GSS wrote serious prose — on literary history, aesthetics, and poetics — but the popular imagination recognises him best for his songs.
He wrote with passion about the great Kannada poets of the past, and his book Kaavyartha Chintana explains complex literary terms in simple Kannada. Yet, for many Kannadigas whose knowledge of literature remains restricted to the bhavageete (lyric) form, he is the writer of Ede Thumbi Haadidenu, perhaps the most popular bhavageete in the last three to four decades.
This song (I sing not so others may hear/It’s a karma I can’t change) spread the fame of composer Mysore Ananthaswamy and singer Ratnamala Prakash. Even today, it is sung at almost every sugama sangeeta concert and college contest in southern Bangalore, and across Karnataka.
In the 1980s, when a debate raged between the modernists and poets writing to metre, GSS threw his weight behind the songwriters, though they were derided by rivals as ‘cassette kavis’.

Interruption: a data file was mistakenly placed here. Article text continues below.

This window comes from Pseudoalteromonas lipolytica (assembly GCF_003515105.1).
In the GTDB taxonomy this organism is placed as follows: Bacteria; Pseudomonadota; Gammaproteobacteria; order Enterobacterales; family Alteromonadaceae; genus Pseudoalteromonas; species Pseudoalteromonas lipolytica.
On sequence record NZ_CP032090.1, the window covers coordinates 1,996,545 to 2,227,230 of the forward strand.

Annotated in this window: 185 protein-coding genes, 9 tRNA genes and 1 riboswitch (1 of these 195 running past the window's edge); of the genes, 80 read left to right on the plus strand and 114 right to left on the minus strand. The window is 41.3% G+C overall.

In the larger scheme of things, many saw GSS as a successor to Kuvempu, the statesmanly poet who, with epics like Ramayana Darshanam, also wrote romantic lyrics and songs celebrating the glory of Kannada. History might remember him more for his insightful literary criticism than his bhavageetes, who knows.
Although he was critically aware of the Western world of letters, his sensibility was shaped by his wide reading in Kannada. In that sense, he was not like a later generation of writers who studied English literature at college, taught English literature for a living, and then wrote in Kannada. At the Kannada Study Centre at Bangalore University, which GSS headed till 1986, he was seen as a disciplinarian, but one who would selflessly nourish the talent of young writers. In his death, Kannada has lost a writer in the classical mould and a guiding spirit.